First Impression Friday will be a meme where you talk about a book that you JUST STARTED! Maybe you’re only a chapter or two in, maybe a little farther. Based on this sampling of your current read, give a few impressions and predict what you’ll think by the end.

Synopsis:

Amado’s largest, most magnificent novel to date is set in earthy, tropical Brazil. It is an unforgettable tale of the frontier full of violence and courage, lust and adventure. (Source: Goodreads)


Weee! Another work week is done and over with. After a hard week at the office, I can’t help but dash towards the weekends. Let us give ourselves a pat on the back for a job well done, even if what we have accomplished is to survive through the week. In this challenging and uncertain times where mental strength is a luxury, getting through the week is enough of an accomplishment already. Fret no further as the weekend is just over the horizon. Let us take the time to heal, recover, and prepare for another week. I am hoping and praying for everyone’s safety and wellbeing in these challenging and uncertain times. I am also one with the entire world in praying that this pandemic will end soon.

The weekend also presents an opportunity to catch up on our reading backlogs. But before we dig into the weekend, let me preview what I am currently reading in line with my weekly First Impression updates. In late May, I decided to extend my immersion into the works of Latin American and Caribbean literature. As such, my current literary journey has transported me to Brazil. Ironically, Jorge Amados’ Showdown is my first novel set in Brazil in the past two months. This is despite the fact that I have already read about 10 works of Latin American literature. Showdown was one of my many random purchases last year; I bought most of these books despite not having much of an iota on what they are about.

Showdown is also my first novel by Jorge Amado, who, I learned later on, had a long and prolific writing career. Showdown is set on a fertile agricultural zone in the state of Bahia and chronicles the infancy of the modern city of Irisopolis. Chronicling the growth of a community, in a way, this novel is a step away from the typical Latin American fiction that revolves around vivid imagery, dreams, and magical realism. The readers meet an interesting cast of characters from different walks of life and representing different members of the community.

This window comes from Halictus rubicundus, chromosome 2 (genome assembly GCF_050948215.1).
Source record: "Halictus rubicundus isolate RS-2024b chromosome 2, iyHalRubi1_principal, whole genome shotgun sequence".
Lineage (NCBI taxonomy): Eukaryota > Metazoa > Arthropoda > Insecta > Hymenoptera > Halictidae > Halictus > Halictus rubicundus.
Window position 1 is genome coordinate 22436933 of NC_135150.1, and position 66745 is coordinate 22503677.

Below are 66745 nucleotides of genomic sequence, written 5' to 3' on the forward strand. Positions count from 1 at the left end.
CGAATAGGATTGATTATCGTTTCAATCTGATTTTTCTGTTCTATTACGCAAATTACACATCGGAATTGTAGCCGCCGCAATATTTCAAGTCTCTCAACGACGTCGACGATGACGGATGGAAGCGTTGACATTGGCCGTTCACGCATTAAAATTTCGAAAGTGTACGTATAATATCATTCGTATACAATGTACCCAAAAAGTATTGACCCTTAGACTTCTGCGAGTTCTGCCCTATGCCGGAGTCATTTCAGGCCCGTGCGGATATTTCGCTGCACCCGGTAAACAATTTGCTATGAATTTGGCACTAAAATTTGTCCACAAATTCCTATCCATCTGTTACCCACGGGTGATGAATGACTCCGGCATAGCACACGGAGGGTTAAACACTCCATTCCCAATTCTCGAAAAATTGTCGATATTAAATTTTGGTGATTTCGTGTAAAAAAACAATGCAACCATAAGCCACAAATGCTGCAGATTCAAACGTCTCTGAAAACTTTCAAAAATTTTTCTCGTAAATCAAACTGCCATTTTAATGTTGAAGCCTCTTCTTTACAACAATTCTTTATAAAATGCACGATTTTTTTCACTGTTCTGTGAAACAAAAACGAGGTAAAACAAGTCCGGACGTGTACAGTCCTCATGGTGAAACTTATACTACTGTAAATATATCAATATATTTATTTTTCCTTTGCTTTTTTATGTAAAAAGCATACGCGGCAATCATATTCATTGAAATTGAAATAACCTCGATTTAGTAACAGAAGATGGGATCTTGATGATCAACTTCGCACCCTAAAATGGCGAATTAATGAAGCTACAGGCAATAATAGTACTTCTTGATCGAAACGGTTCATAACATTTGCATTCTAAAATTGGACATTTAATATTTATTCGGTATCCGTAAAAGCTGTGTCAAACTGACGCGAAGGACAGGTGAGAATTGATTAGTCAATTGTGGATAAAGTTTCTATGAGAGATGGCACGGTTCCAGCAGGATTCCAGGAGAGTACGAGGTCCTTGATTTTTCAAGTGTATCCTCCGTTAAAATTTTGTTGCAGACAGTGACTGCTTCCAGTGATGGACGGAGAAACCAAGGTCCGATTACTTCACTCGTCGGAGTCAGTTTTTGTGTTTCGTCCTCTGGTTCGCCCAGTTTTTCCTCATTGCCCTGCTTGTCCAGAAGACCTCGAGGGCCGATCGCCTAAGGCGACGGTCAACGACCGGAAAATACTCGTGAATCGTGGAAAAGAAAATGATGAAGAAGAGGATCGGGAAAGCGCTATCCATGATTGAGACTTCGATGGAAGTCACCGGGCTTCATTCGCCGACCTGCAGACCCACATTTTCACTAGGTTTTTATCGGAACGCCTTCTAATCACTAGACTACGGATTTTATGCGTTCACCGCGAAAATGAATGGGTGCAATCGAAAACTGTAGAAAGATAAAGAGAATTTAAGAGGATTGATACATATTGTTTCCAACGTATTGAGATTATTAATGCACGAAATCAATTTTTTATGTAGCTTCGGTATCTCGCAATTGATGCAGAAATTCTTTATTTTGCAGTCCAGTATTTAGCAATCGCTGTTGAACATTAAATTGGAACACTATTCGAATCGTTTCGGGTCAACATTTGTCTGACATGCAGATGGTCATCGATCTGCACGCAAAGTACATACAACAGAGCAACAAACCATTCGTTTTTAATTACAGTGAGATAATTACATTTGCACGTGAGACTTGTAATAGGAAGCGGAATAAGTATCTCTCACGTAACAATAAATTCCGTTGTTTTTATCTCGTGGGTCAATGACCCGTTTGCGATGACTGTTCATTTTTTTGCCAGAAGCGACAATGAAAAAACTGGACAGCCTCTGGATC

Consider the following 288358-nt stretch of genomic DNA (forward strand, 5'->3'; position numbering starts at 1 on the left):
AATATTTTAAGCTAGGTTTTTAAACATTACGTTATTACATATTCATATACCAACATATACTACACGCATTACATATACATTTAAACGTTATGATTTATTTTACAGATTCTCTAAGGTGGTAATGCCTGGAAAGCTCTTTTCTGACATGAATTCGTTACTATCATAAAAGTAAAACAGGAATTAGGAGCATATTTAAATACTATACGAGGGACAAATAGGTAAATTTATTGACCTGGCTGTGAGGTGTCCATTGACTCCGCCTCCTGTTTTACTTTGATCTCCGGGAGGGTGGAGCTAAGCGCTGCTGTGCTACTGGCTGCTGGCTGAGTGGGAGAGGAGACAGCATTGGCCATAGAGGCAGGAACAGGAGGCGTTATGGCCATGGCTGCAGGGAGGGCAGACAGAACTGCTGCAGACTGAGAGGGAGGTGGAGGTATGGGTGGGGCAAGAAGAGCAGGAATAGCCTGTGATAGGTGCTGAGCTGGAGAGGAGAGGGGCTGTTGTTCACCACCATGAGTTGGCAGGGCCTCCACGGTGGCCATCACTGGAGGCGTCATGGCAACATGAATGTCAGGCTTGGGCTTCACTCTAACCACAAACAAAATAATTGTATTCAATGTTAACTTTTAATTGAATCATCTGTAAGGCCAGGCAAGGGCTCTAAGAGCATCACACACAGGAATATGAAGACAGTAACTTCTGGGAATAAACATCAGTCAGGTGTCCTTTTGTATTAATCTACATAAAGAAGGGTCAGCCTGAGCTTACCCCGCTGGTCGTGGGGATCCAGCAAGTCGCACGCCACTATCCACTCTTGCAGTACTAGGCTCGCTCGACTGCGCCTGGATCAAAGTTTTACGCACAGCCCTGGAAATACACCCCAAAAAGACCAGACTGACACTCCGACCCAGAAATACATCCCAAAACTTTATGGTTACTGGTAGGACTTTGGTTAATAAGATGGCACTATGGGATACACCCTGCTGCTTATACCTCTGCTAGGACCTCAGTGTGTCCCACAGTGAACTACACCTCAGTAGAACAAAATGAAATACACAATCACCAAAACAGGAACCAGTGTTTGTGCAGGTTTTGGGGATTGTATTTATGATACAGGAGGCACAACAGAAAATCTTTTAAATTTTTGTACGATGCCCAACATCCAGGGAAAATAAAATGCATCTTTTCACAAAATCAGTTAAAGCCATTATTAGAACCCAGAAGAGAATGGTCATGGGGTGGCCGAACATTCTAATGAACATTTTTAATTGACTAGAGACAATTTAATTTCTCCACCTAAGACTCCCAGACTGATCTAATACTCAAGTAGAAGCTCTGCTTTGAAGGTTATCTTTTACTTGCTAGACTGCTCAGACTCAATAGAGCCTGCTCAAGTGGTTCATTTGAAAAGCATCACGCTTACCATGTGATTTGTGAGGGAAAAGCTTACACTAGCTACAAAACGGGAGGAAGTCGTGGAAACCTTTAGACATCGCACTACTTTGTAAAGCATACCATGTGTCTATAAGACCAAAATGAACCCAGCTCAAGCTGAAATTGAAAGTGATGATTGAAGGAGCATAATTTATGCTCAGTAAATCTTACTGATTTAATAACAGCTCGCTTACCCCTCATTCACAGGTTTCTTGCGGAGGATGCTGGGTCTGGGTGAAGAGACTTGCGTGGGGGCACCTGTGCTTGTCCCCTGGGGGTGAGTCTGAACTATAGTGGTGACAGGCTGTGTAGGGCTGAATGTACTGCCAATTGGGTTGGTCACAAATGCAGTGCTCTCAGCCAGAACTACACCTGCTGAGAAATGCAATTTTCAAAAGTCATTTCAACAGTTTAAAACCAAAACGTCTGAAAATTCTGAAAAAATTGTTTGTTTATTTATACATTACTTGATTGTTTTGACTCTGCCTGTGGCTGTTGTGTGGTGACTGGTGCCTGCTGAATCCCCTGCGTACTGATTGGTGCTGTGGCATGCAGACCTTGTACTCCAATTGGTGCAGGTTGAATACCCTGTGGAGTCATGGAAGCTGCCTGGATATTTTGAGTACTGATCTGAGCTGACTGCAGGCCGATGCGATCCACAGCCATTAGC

The eclectic cast, who also represented the pioneers of the modern Irisopolis, included a Lebanese (although often referred to as Turkish) merchant, a string of prostitutes, a colonel, bandits, and plantation owners. Through these interesting cast and their different personalities, the readers see a community that is beyond the bounds of law. Each conducts his or her own business the way he or she sees fit. The novel permeated with images of sex and violence as shamelessness, or perhaps, lawlessness is a norm.

The novel was originally published in 1984 in Portuguese as Tocaia Grande, which was also the name of the community where the novel is set. Tocaia Grande, in English, translates to “big ambush”. However, despite having read nearly two thirds of the novel, I have yet to encounter any mentions of this “big ambush” and how it relates to the growth of Irisopolis. Apart from the novel’s diverse cast, this tenterhook is one of the novel’s facets that is keeping me riveted. The English translation’s title is also making me think: what showdown is it referring to? And who is pitted against each other in this showdown? I guess the answers lay in the latter parts of the novel.

With a hundred pages more to go, I am looking at finishing the novel over the weekend. With this, I am hoping to find the answers to my questions. How about you fellow reader, what book are you going to read this weekend? I hope it is a book that you’ve been looking forward to and I hope you enjoy it. Keep safe, and happy weekend